Background: Pharmacokinetic data suggests that the intravenous form of n-acetylcysteine (NAC) may be more effective than the oral formulation in preventing contrast induced nephropathy (CIN). NAC owing to its anti-oxidant properties might be beneficial for patients with acute coronary syndromes (ACS) who are at increased risk for CIN. The aim of this prospective randomized, single-center, double-blind, placebo controlled trial (NCT00939913) was to assess the effect of high-dose intravenous NAC on CIN in ACS patients undergoing coronary angiography and/or percutaneous coronary intervention (PCI). Methods: We randomized 398 ACS patients scheduled for diagnostic angiography ± PCI to an intravenous regimen of high-dose NAC (1,200 mg bolus followed by 200 mg/hr for 24 hr; n = 206) or placebo (n = 192). The primary end-point was incidence of CIN defined as an increase in serum creatinine concentration ≥25% above the baseline level within 72 hr of the administration of intravenous contrast. Results: There was no difference found for the primary end point with CIN in 16% of the NAC group and in 13% of the placebo group (p = 0.40). Change in serum cystatin-C, a sensitive marker for renal function, was 0.046 ± 0.204 in the NAC group and 0.002 ± 0.260 in the control group (p = 0.07). Conclusion: In ACS patients undergoing angiography ± PCI, high-dose intravenous NAC failed to reduce the incidence of CIN.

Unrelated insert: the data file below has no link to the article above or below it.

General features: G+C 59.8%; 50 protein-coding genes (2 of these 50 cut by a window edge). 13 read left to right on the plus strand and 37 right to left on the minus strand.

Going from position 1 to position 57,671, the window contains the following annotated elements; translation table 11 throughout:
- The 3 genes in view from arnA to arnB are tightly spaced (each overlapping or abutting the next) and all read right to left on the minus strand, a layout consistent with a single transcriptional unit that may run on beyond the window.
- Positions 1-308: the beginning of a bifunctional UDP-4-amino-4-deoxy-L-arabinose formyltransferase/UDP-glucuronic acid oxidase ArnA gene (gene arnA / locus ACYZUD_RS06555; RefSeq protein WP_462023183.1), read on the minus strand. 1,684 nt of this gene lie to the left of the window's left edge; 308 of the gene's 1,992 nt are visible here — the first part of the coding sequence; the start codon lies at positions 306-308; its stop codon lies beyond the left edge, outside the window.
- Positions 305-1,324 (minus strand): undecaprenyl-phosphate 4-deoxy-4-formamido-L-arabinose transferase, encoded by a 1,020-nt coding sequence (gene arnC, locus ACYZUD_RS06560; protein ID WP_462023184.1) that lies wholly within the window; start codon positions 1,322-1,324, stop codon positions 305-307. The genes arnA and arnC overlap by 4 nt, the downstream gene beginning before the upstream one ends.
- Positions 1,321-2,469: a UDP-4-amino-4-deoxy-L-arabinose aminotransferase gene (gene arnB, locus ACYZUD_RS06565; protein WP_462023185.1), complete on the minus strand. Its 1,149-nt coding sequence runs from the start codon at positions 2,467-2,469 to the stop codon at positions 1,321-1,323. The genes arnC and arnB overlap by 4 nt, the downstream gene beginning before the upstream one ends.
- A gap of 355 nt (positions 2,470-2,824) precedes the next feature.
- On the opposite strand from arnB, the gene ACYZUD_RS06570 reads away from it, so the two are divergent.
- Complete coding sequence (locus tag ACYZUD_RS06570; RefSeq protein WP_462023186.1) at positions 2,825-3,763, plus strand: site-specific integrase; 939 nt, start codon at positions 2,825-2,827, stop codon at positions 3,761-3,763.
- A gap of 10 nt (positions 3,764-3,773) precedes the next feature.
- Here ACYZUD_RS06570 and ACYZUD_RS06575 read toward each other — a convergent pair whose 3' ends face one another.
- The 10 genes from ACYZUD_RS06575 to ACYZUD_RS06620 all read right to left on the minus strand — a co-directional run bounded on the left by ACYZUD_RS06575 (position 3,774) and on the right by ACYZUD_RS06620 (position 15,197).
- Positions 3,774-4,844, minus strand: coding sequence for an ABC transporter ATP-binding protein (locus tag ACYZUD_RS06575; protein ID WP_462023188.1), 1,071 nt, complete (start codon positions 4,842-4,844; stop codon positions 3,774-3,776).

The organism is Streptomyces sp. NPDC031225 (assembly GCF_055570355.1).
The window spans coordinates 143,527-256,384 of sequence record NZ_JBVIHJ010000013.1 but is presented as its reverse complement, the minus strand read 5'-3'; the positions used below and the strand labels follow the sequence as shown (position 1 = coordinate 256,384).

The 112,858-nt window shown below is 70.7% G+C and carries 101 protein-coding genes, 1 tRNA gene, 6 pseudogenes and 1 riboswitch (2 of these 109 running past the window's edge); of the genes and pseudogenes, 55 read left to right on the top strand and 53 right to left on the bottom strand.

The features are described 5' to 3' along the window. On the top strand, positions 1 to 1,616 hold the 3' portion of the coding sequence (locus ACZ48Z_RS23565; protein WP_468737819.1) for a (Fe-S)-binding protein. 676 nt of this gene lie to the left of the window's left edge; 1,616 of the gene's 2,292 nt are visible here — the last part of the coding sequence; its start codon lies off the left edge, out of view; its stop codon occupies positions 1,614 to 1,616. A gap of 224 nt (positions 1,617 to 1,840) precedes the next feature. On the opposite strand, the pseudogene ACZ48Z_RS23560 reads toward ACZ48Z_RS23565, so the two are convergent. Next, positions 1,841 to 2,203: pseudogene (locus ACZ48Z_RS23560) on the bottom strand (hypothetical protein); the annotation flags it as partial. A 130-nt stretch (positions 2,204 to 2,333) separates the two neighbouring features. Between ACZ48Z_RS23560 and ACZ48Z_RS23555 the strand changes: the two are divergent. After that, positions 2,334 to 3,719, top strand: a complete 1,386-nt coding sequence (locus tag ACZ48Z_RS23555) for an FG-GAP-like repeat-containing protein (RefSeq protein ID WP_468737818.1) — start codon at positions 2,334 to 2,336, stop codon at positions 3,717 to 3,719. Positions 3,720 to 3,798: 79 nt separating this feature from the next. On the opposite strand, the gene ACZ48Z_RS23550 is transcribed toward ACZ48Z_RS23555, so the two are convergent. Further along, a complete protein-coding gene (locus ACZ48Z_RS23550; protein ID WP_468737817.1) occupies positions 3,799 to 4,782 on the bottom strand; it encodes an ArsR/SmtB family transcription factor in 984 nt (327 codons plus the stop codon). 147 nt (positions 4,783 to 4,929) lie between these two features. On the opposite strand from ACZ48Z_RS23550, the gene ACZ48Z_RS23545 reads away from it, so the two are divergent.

- acute coronary syndrome
- contrast induced nephropathy
- intravenous n-acetylcysteine
ASJC Scopus subject areas
- Cardiology and Cardiovascular Medicine
- Radiology Nuclear Medicine and imaging